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Michelle_Alexander_2011_02LUMPENPROLETARIAT—Political prisoner Mumia Abu Jamal was in conversation with Democracy Now!‘s Amy Goodman this morning.  As ever, Mumia gave us his intrepid analysis of the nation’s current political climate, despite suffering from untreated illnesses and disease behind bars.  Joining the Democracy Now! discussion, actor Danny Glover observed that it was apparent that the state was trying to kill Mumia through denial of needed medical care, as Mumia has now been taken off of death row.

Saliently, as Bernie Sanders betrays his supporters, betrays progressives, who poured their hearts and souls into his campaign, Mumia closed his telephone call by reminding us of an important article by legal scholar and human rights advocate Michelle Alexander entitled “Why Hillary Clinton Doesn’t Deserve the Black Vote“.  Michelle Alexander is the author of The New Jim Crow: Mass Incarceration in the Age of Colorblindness (The New Press).  Regarding the 2016 Presidential Election, we might add that Michelle Alexander‘s reasoning applies as well to why Hillary Clinton doesn’t deserve the Hispanic/Latina vote or the working class vote or any vote.

Messina

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THE NATION—[10 FEB 2016]   Hillary Clinton loves black people.  And black people love Hillary—or so it seems.  Black politicians have lined up in droves to endorse her, eager to prove their loyalty to the Clintons in the hopes that their faithfulness will be remembered and rewarded.  Black pastors are opening their church doors, and the Clintons are making themselves comfortably at home once again, engaging effortlessly in all the usual rituals associated with “courting the black vote,” a pursuit that typically begins and ends with Democratic politicians making black people feel liked and taken seriously.  Doing something concrete to improve the conditions under which most black people live is generally not required.

Hillary is looking to gain momentum on the campaign trail as the primaries move out of Iowa and New Hampshire and into states like South Carolina, where large pockets of black voters can be found.  According to some polls, she leads Bernie Sanders by as much as 60 percent among African Americans.  It seems that we—black people—are her winning card, one that Hillary is eager to play.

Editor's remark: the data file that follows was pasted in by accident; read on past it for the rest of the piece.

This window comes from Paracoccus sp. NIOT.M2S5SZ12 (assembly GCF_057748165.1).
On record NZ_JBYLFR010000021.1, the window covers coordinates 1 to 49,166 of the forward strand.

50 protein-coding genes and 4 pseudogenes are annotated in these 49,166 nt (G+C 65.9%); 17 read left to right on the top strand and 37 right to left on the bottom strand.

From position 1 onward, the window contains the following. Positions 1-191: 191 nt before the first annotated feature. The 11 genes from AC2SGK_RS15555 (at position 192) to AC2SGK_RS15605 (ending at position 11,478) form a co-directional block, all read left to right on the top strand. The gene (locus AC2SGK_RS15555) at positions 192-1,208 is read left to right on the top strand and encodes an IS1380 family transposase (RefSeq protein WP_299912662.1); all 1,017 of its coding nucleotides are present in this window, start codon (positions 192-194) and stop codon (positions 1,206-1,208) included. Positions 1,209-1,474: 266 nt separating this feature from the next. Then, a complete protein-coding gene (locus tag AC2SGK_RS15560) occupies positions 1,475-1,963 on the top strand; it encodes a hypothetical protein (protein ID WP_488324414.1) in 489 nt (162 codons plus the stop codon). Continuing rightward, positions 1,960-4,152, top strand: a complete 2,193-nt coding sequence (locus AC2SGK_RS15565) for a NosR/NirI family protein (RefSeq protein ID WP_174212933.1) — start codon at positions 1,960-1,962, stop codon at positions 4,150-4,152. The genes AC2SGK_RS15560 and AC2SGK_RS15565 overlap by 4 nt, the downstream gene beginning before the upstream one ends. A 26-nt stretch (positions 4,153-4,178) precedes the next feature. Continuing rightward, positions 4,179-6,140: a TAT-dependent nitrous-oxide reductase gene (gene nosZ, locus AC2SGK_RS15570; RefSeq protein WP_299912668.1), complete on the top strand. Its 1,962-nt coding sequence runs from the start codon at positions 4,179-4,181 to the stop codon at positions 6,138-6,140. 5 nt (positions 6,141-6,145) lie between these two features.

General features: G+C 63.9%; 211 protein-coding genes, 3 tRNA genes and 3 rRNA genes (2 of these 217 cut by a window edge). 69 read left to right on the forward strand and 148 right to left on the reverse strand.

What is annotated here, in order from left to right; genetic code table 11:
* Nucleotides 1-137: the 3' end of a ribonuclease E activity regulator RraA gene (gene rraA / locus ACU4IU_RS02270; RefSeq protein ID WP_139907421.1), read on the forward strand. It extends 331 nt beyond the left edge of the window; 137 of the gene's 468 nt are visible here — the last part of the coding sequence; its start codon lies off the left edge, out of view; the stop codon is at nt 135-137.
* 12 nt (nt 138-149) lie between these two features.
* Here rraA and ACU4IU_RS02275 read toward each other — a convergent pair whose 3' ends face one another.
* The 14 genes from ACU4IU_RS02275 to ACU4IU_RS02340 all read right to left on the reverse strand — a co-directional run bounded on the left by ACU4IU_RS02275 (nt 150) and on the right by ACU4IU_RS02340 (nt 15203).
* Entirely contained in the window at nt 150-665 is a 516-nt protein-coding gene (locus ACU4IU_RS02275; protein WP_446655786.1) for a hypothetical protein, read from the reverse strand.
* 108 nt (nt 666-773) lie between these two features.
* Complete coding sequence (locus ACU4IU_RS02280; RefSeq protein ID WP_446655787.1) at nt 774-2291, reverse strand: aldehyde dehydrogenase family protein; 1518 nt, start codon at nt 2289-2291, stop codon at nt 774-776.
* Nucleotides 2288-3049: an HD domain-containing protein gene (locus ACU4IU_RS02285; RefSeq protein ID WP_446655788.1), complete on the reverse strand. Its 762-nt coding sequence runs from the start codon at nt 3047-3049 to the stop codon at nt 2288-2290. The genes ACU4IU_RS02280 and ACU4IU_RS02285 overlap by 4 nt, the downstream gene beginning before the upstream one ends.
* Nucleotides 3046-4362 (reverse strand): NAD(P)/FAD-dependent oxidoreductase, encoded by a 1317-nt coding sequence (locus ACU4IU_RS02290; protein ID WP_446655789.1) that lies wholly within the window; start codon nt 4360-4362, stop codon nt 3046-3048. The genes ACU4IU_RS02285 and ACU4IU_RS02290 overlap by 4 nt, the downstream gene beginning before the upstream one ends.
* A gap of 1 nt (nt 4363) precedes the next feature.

And it seems we’re eager to get played. Again.

The love affair between black folks and the Clintons has been going on for a long time.  It began back in 1992, when Bill Clinton was running for president.  He threw on some shades and played the saxophone on The Arsenio Hall Show.  It seems silly in retrospect, but many of us fell for that. At a time when a popular slogan was “It’s a black thing, you wouldn’t understand,” Bill Clinton seemed to get us.  When Toni Morrison dubbed him our first black president, we nodded our heads.  We had our boy in the White House. Or at least we thought we did.

Black voters have been remarkably loyal to the Clintons for more than 25 years.  It’s true that we eventually lined up behind Barack Obama in 2008, but it’s a measure of the Clinton allure that Hillary led Obama among black voters until he started winning caucuses and primaries.  Now Hillary is running again.  This time she’s facing a democratic socialist who promises a political revolution that will bring universal healthcare, a living wage, an end to rampant Wall Street greed, and the dismantling of the vast prison state—many of the same goals that Martin Luther King Jr. championed at the end of his life.  Even so, black folks are sticking with the Clinton brand.

What have the Clintons done to earn such devotion? Did they take extreme political risks to defend the rights of African Americans?  Did they courageously stand up to right-wing demagoguery about black communities?  Did they help usher in a new era of hope and prosperity for neighborhoods devastated by deindustrialization, globalization, and the disappearance of work?

No. Quite the opposite.

Learn more at THE NATION.

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Related Lumpenproletariat articles, relevant to Hillary Clinton’s 2015-2016 presidential campaign, include:

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[Image entitled “Michelle_Alexander_11_02” by Miller Center of Public Affairs (flickr page, Charlottesville, VA – Flickr: Michelle Alexander at the Miller Center, December 3, 2011), Creative Commons (CC BY 2.0)]

[27 JUL 2016]

[Last modified  23:17 PDT  1 AUG 2016]

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